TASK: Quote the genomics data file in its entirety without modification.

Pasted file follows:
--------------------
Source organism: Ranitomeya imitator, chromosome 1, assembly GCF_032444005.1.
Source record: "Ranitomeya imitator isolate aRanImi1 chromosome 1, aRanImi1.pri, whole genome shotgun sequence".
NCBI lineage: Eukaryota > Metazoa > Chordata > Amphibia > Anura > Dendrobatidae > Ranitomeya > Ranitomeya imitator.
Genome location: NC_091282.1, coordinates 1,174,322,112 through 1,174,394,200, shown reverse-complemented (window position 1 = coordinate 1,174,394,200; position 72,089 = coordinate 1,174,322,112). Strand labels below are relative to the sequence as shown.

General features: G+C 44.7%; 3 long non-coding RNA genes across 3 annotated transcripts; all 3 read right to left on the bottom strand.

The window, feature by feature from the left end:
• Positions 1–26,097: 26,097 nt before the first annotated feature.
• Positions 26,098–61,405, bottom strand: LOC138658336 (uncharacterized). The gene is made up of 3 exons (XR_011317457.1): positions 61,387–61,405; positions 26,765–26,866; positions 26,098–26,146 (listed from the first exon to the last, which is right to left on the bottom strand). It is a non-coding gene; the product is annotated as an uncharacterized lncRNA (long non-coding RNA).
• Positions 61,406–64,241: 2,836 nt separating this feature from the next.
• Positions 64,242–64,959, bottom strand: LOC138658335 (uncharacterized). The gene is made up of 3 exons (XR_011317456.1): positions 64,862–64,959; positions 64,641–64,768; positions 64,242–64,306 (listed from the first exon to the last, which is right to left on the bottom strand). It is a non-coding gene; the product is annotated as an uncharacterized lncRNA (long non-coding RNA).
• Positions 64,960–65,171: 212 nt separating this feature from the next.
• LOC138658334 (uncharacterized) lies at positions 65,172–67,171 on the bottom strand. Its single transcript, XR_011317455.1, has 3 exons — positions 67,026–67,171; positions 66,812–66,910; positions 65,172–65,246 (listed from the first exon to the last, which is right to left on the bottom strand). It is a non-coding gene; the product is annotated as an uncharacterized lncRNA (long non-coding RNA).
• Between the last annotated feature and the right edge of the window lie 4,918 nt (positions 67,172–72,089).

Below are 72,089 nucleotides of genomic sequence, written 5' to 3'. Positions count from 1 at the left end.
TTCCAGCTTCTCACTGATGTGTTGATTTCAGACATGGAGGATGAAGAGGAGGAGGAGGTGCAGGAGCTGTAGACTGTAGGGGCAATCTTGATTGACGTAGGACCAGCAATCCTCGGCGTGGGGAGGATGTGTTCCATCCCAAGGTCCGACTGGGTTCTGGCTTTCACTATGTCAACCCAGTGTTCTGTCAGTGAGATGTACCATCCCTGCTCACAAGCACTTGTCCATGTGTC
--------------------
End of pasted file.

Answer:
Source organism: Ranitomeya imitator, chromosome 1, assembly GCF_032444005.1.
Source record: "Ranitomeya imitator isolate aRanImi1 chromosome 1, aRanImi1.pri, whole genome shotgun sequence".
NCBI lineage: Eukaryota > Metazoa > Chordata > Amphibia > Anura > Dendrobatidae > Ranitomeya > Ranitomeya imitator.
Genome location: NC_091282.1, coordinates 1,174,322,112 through 1,174,394,200, shown reverse-complemented (window position 1 = coordinate 1,174,394,200; position 72,089 = coordinate 1,174,322,112). Strand labels below are relative to the sequence as shown.

General features: G+C 44.7%; 3 long non-coding RNA genes across 3 annotated transcripts; all 3 read right to left on the bottom strand.

The window, feature by feature from the left end:
• Positions 1–26,097: 26,097 nt before the first annotated feature.
• Positions 26,098–61,405, bottom strand: LOC138658336 (uncharacterized). The gene is made up of 3 exons (XR_011317457.1): positions 61,387–61,405; positions 26,765–26,866; positions 26,098–26,146 (listed from the first exon to the last, which is right to left on the bottom strand). It is a non-coding gene; the product is annotated as an uncharacterized lncRNA (long non-coding RNA).
• Positions 61,406–64,241: 2,836 nt separating this feature from the next.
• Positions 64,242–64,959, bottom strand: LOC138658335 (uncharacterized). The gene is made up of 3 exons (XR_011317456.1): positions 64,862–64,959; positions 64,641–64,768; positions 64,242–64,306 (listed from the first exon to the last, which is right to left on the bottom strand). It is a non-coding gene; the product is annotated as an uncharacterized lncRNA (long non-coding RNA).
• Positions 64,960–65,171: 212 nt separating this feature from the next.
• LOC138658334 (uncharacterized) lies at positions 65,172–67,171 on the bottom strand. Its single transcript, XR_011317455.1, has 3 exons — positions 67,026–67,171; positions 66,812–66,910; positions 65,172–65,246 (listed from the first exon to the last, which is right to left on the bottom strand). It is a non-coding gene; the product is annotated as an uncharacterized lncRNA (long non-coding RNA).
• Between the last annotated feature and the right edge of the window lie 4,918 nt (positions 67,172–72,089).

Below are 72,089 nucleotides of genomic sequence, written 5' to 3'. Positions count from 1 at the left end.
TTCCAGCTTCTCACTGATGTGTTGATTTCAGACATGGAGGATGAAGAGGAGGAGGAGGTGCAGGAGCTGTAGACTGTAGGGGCAATCTTGATTGACGTAGGACCAGCAATCCTCGGCGTGGGGAGGATGTGTTCCATCCCAAGGTCCGACTGGGTTCTGGCTTTCACTATGTCAACCCAGTGTTCTGTCAGTGAGATGTACCATCCCTGCTCACAAGCACTTGTCCATGTGTC